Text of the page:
Thursday, 27 September 2012

When the driverless car comes in...

Road Rage will disappear..! Which means we'll have to take it out on the voice activated fridge - the only thing still speaking to us..!

And then with the advent of the cyclistless bike, the streets will at last be quiet..

Not sure where this is going, its the writerless blog..!

Tuesday, 25 September 2012


Yesterday, most of the main six o'clock TV news bulletins were led by the story of a precocious fifteen year old schoolgirl from Eastbourne who ran away to France with her 30-year-old maths teacher…not kidnapped and smuggled across the Channel in the boot of his car, but rather, went willingly. As I said, this story led most of the news bulletins at six o'clock - Channel 4 News at 7 o'clock was restrained enough to have it as its third lead.

This was ahead of news of Syria, where the killings go on, of Afghanistan, where the killings go on, the Lib Dem conference in Brighton which will probably choose the next government in 2015.… But here, I have to say, the BBC were mature enough to precede it with the huge story of whether or not the Tory chief whip called a policeman a pled.

As I say, we've come a long way and if the Tarquins who are in charge of TV now had been running the news media in 1940, I'm sure that Gracie Fields buying a new husband would have led the news over the eminent Nazi invasion.

As I said, we've come a long way...

Sunday, 23 September 2012


The police were on the ropes. After news vendor, Ian Tomlinson, was casually murdered by a policeman in a fit of pique after being made a fool of by protesters and then retired on full pension while the awful truth about Hillsborough finally came out - of police incompetence, indifference and widespread criminal alteration of evidence to avoid any blame for the 96 Liverpool football fans who died that day, along comes Dale Cregan to save the day for them by killing two unarmed police women.

There was not a dry eye on camera, and if that wasn’t enough, the Tory whip, public school boy, politician and banker - I’m surprised he wasn’t an estate agent as well, then allegedly insults a policeman who was only doing his duty by not opening a gate for him.

In a moment the police were off the canvas, off the ropes and back on the attack - again and with crime rates falling year-on-year, it must be the case that the police now employ many more criminals than they have any hope of catching.

Saturday, 8 September 2012

Bloody Banana Cake...!

I'm cooking my third banana cake, the first two didn't cook through and through so with this one, I turned the heat up higher than recommended and baked it for TWICE as long...and it still isn't cooked...!

Think I'm going to give up on making banana cakes...

Thursday, 6 September 2012

It could have gone either way..?

I've been drinking for sixty odd years – and stopping for sixty odd years and now need to stop, but the sums could go either way.

What I mean is there’s a case for both, but to demonstrate it, don't want to have to pile piles of reminiscences on reminiscences because a) they’re hard to remember and…  b) they're hard to remember (have I said that..?)

Anyway, finally, finally did the sums and although the count was close, the figure didn't lie and I had to give up the booze..!

And then they brought out wine bottles with screwon tops - NO NEED FOR CORKSCREWS, JUST WIND IT OFF - SO NO CONTEST...

So now back on it again, thank god...Yes, yes, I won't forget. I'll do it tomorrow, first thing, I promise...!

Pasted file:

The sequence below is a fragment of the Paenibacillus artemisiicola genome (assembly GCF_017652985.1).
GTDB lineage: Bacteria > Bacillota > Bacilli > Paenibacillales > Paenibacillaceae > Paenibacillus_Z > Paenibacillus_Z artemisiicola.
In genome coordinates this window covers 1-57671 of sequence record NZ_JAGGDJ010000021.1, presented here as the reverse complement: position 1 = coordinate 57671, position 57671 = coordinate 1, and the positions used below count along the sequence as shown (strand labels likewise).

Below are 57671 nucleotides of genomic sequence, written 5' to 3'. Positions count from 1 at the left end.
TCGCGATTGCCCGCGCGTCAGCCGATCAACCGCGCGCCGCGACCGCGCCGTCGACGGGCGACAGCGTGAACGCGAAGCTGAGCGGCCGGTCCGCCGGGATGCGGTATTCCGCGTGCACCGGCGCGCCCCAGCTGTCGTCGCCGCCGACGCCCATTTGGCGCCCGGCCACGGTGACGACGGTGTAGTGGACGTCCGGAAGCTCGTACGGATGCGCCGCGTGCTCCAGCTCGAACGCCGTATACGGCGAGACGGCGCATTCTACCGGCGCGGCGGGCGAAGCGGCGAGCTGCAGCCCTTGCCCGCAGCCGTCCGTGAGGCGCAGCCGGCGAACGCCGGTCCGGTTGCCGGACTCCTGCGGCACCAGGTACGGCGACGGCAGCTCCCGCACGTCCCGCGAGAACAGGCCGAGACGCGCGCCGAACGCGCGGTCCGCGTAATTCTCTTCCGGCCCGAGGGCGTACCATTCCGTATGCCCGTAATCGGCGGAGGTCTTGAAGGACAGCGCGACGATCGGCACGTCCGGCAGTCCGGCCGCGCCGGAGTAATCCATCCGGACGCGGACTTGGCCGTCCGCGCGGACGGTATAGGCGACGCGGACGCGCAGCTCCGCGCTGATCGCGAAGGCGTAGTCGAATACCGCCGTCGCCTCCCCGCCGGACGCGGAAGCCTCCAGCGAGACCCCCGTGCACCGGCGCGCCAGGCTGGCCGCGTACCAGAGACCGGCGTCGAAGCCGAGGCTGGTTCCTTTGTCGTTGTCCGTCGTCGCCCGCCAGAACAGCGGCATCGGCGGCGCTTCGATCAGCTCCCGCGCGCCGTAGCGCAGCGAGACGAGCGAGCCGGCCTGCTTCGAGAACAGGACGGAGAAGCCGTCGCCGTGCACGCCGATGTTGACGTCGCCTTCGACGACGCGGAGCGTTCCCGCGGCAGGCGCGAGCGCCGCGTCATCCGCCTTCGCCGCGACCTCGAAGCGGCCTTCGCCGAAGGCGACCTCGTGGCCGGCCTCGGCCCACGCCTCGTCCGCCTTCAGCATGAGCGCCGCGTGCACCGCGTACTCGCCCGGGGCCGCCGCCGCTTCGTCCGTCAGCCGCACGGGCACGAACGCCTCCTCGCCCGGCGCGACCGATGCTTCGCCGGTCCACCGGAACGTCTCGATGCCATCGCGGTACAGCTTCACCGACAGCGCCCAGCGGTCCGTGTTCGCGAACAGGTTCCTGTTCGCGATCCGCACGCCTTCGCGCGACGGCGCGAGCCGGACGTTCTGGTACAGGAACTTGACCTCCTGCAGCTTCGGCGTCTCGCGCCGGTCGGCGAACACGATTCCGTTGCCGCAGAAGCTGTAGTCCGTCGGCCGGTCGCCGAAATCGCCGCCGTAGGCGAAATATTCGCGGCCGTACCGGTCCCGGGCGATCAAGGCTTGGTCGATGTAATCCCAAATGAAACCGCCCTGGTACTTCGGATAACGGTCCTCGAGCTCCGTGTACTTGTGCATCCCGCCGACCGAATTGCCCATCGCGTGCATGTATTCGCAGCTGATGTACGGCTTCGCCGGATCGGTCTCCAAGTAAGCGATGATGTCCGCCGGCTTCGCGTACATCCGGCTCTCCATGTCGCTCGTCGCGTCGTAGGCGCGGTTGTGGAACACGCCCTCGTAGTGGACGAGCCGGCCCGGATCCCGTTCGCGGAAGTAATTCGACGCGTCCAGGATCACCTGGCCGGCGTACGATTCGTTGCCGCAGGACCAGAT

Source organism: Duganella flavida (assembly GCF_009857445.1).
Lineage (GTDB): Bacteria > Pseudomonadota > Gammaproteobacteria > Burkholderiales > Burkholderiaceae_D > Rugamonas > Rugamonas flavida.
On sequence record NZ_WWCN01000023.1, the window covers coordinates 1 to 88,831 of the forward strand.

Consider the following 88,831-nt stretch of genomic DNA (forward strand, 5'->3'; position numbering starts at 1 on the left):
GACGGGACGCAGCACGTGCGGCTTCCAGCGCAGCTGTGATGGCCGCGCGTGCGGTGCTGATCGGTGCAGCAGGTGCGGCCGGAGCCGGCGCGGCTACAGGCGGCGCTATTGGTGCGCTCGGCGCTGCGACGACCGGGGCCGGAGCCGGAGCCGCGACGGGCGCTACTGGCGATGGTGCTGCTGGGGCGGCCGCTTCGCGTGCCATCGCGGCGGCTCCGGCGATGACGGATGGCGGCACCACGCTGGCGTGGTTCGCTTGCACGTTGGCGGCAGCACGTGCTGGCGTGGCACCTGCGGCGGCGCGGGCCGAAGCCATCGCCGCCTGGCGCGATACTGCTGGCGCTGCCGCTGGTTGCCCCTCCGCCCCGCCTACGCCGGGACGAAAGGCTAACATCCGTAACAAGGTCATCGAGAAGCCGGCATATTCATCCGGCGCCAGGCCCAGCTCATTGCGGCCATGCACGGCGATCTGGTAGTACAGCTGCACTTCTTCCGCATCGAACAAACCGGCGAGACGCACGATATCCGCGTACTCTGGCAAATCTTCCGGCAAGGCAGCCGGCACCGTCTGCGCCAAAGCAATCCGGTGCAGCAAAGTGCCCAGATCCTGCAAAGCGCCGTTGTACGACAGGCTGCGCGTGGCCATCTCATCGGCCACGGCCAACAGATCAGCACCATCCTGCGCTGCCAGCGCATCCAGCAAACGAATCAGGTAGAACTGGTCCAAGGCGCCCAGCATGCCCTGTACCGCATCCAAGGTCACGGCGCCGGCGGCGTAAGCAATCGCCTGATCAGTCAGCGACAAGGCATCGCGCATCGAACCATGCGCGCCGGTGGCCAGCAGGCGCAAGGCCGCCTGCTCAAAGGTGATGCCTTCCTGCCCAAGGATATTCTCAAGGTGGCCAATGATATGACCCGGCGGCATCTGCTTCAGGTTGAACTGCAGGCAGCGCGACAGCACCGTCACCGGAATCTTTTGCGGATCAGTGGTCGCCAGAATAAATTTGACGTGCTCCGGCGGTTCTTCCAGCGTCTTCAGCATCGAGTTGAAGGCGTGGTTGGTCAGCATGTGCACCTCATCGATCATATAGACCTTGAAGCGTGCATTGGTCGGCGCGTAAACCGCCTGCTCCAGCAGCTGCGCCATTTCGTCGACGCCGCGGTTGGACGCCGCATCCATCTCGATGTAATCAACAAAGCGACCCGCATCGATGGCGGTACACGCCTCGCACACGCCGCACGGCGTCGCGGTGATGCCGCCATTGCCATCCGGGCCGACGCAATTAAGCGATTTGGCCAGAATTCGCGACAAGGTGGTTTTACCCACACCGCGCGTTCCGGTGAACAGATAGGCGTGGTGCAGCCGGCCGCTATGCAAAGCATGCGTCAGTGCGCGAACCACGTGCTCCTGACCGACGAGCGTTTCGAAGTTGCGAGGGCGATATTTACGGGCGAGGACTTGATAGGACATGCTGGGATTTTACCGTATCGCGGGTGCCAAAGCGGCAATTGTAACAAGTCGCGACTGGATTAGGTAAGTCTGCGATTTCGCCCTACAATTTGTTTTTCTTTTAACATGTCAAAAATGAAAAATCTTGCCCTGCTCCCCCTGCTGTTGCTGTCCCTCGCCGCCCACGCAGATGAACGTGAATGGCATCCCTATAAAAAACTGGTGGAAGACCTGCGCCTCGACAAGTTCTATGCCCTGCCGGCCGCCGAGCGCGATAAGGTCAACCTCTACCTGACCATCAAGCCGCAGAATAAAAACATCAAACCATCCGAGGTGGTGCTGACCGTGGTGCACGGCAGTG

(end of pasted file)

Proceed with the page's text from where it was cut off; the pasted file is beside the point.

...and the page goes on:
Saturday, 1 September 2012


About eighteen months ago I was captain of a ship called the Swanland. It was a smallish bulk carrier, carrying a full cargo of about 3,000 metric tons and trading mostly around the British coast and Ireland.

On one short trip from Raynes Jetty in Colwyn Bay, we took a cargo of limestone to Workington in the Lake District. Due there late in the evening and being completely unfamiliar with this port, I ordered a local pilot to meet us on arrival.

He duly arrived, climbing on board up a rope ladder from a pilot launch. A short broad man in his late fifties, he also seemed fairly taciturn but in the darkness of the ship’s wheelhouse, it was difficult to make him out and anyway we were only interest in getting the ship tied up alongside and the cargo discharged. The Swanland worked 24/7 (but fair's fair - they had us only do one cargo on Christmas day)

It wasn't an easy approach to Workington - the Swanland was about the maximum size for the port but the pilot did a brilliant job, swinging the ship completely round at the last moment before backing her through a lock with only a couple of feet clear on either side. We tied up in the tide free inner basin.

When we were all fast, I went into the chartroom to sign his docket and as he went to leave, idly asked was he going to stop at a pub on the way home.
"No," he replied, "I'm going straight home to change!" and then in the dim light of the chartroom, I saw he was soaking wet from head to foot.
"What happened?" I asked.
"Oh, I slipped off the ladder climbing down from the quay to the pilot boat. The rungs were icy. Went right under the hull but they fished me out," referring to the crew of the pilot launch.

I forgot to mention it was also snowing heavily. When he'd gone I went out onto the wing of the bridge to check the air temperature. 

It was minus seven centigrade.

I was going to write to the local paper about him - but never got round to it.

...and ten months later, long after I'd left, the Swanland broke up and sank in bad weather off the Welsh coast of Anglesey and six of the eight Russian crew drowned (you might remember it, there was a lot of publicity becasue Prince William was one of the helicopter pilots).

The owner, a proper little English gentleman from East Anglia with a Bertie Wooster stutter had stopped paying for maintenance to the hull - but that's another story.